Arbitration Costs and the Art of Planning Ahead
Much has been written about the perception – and often the reality – that arbitration is no longer faster or cheaper than litigating in court. In fact it is the most widely discussed topic in ADR today. So whose fault is it? Turns out it is everyone’s fault – in-house counsel, outside counsel, arbitrators, ADR providers and probably a few other people.
The component parts of the problem are well known. They include excessive discovery, numerous motions, too many witnesses, too many delays and so on. And virtually every ADR provider and organization has responded by adopting new rules and procedures to speed things up:
- The College of Commercial Arbitrators (CCA), has published “Protocols for Expeditious, Cost-Effective Commercial Arbitration”
- The American Arbitration Association (AAA) has adopted rules for both smaller and larger cases
- JAMS introduced “Optional Expedited Arbitration Procedures” and “Arbitration Discovery Protocols” with a variety of tools for moving things along
- The ICC Rules now include language on efficient case management
- CPR came out with “Guidelines On Early Disposition Of Issues In Arbitration” and “Global Rules for Accelerated Commercial Arbitration”
- LCIA rules now include provisions for expedited commencement of arbitration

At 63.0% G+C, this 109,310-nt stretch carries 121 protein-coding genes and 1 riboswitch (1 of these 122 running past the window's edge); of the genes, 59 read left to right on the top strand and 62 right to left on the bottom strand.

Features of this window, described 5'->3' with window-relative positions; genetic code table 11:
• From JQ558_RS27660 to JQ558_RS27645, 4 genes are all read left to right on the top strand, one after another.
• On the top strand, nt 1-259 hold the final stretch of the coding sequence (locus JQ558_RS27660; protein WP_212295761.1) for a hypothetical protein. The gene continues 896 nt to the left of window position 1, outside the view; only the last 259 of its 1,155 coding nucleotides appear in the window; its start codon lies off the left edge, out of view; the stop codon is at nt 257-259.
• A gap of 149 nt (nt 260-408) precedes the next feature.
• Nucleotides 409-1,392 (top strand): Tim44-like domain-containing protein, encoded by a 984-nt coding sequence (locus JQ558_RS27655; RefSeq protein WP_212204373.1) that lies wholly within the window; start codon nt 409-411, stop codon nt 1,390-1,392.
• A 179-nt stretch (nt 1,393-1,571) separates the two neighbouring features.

You get the idea? So let’s get back to basics. There are many reasons why ADR has become part and parcel of the system of justice in the U.S. and in many countries around the world. The primary reasons are that it should be cheaper, take less time and remain confidential. It also allows for much more flexibility for the parties to tailor the process to their needs.
But therein lays the rub. In many cases one party is interested in a faster, more efficient arbitration process but the other party may be more interested in getting to the bottom of every nuance of the case, and as Admiral David Farragut said at the Battle of Mobile Bay, “damn the torpedoes.” So much for faster, better, cheaper.
But back to our theory that it’s everyone’s fault: that also means everyone can play a role in solving the problem. CCA’s paper on Protocols for Expeditious, Cost-Effective Commercial Arbitration provides a series of excellent examples on what each constituency can do. But the example that stands out the most is having the right agreement in the first place. Most contract provisions that include dispute resolution language may specify some basic guidelines on resolving disputes through arbitration, but they lack specificity about how to resolve those disputes efficiently. Language can be introduced that puts parameters around discovery, motions, time frames, and the specific rules that will be adopted by both parties. By doing this, efficiency is built in to the process before it even begins – and what smart business wouldn’t want that?
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